Quinn Emanuel Urquhart & Sullivan LLP dropped Uber Technologies Inc. as a client last fall because a fixed fee arrangement “no longer made financial sense,” according to an email disclosed Thursday in the California federal court intellectual property battle filed against Uber by the firm’s current client Waymo LLC.
The government's case against "pharma bro" Martin Shkreli inched toward conclusion on Friday, with both sides engaged in heated sparring over the final pieces of evidence and testimony in the closely watched securities fraud trial.
A law firm representing a class of Uber drivers claiming they were misclassified as independent contractors and denied appropriate tips has improperly used a list of class members to solicit future clients, Uber told a California federal court on Thursday, seeking sanctions while the drivers’ lawyers called the argument “patently frivolous.”
The Massachusetts Appeals Court on Friday revived a lawsuit against WilmerHale and two attorneys, ruling that lawyers may owe fiduciary duties to minority shareholders of close corporations even when those shareholders aren’t their clients.
A Tennessee law firm and one of its attorneys argued Friday that a Florida country club and timeshare seller accusing it of fooling timeshare owners into paying for undelivered legal services didn't establish citizenship for all the parties to show a Florida federal court should handle the case.
The Florida Supreme Court has ended the suspension of attorney Kelly Mathis, whose conviction for helping Allied Veterans of the World run a $300 million illegal gambling ring was overturned, and reinstated him to the practice of law.
The attorneys for a pharmaceutical company’s former CEO can keep representing him in his suit against his old employers, a Pennsylvania federal judge ruled Thursday, rejecting a bid by the company and its old attorneys from a previous suit against the ex-CEO to kick his counsel out of the instant suit.
Three Chinese college students asked an Illinois federal judge on Thursday for permission to join the Securities and Exchange Commission’s suit against an immigration attorney accused of funneling money from the nearly $89 million he collected from EB-5 visa holders into his own pockets.
The Texas Supreme Court on Friday declined to review a former U.S. representative and defense attorney’s argument that his law license was wrongly suspended for 18 months after a scheduling conflict with two impending trials.
Former FBI Director Louis Freeh on Thursday asked a Pennsylvania state court judge to end a libel suit from ex-Penn State President Graham Spanier over a report addressing the university’s handling of the Jerry Sandusky sex-abuse scandal, pointing to Spanier’s March criminal conviction.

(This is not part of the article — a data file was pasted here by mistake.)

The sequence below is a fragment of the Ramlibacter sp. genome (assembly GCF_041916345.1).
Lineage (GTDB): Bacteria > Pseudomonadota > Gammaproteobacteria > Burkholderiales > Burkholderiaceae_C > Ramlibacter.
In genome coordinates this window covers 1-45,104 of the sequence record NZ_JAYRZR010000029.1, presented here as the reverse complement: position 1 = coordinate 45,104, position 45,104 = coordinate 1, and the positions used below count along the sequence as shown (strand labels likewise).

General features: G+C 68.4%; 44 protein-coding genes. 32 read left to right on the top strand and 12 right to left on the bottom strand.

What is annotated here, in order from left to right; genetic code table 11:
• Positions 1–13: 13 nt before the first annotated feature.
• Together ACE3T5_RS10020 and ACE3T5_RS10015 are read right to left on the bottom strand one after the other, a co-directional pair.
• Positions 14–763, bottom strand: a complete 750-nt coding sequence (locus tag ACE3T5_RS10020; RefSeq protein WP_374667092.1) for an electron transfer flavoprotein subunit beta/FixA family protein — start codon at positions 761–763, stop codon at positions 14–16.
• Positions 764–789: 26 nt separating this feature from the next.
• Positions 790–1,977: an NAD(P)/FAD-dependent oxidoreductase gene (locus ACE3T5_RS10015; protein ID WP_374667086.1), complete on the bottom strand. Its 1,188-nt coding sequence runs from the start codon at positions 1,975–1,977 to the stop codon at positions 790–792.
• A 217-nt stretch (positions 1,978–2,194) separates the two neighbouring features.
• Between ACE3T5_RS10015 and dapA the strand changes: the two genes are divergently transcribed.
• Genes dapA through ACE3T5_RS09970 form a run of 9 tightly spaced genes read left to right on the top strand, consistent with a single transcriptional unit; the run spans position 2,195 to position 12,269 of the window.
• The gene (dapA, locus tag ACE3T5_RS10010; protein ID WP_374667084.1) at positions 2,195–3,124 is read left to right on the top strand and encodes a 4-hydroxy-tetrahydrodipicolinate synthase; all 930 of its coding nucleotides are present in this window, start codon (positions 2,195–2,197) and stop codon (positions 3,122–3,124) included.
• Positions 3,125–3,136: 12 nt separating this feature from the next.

An Illinois federal jury has rejected a former assistant public defender’s claims that he was discriminated against because of his age, gender and race when denied a promotion within the Cook County Public Defender's Office.
A Brooklyn federal judge on Wednesday slammed the attorneys behind a copyright suit over an Ethiopian cookbook, hitting them with sanctions and levying attorneys’ fees on their client after finding the case could have been avoided with 20 minutes of legal research.
Greenberg Traurig LLP accused a California winemaker and former client on Wednesday of trying to “wipe the slate clean” in a business breakup dispute through a recent tactical disqualification bid.
Attorneys for Martin Shkreli and prosecutors in his securities fraud trial on Thursday traded barbs over a government bid to admit a slew of investor documents into evidence without calling those investors to the witness stand, which the defense claims would violate Shkreli's Sixth Amendment rights.
The American Board of Trial Advocates on Wednesday castigated a House member who said it was "reprehensible" that Eastern District of Texas Judge Rodney Gilstrap recently issued a ruling that may keep patent cases in his district, saying politics "has no place in our courts."
A District of Columbia appeals court on Thursday said Kilpatrick Townsend & Stockton LLP will have to face an unjust enrichment claim from a black farmer advocate who says he wasn’t paid for helping secure a congressional bill funding a massive class action settlement for minority farmers.
A California federal judge on Wednesday disqualified a law firm hired late in a patent dispute over artificial Christmas trees in a move that resulted in a judge’s recusal, finding the appearance of judge-shopping and duplicated judicial efforts outweighed any overriding need to use that firm.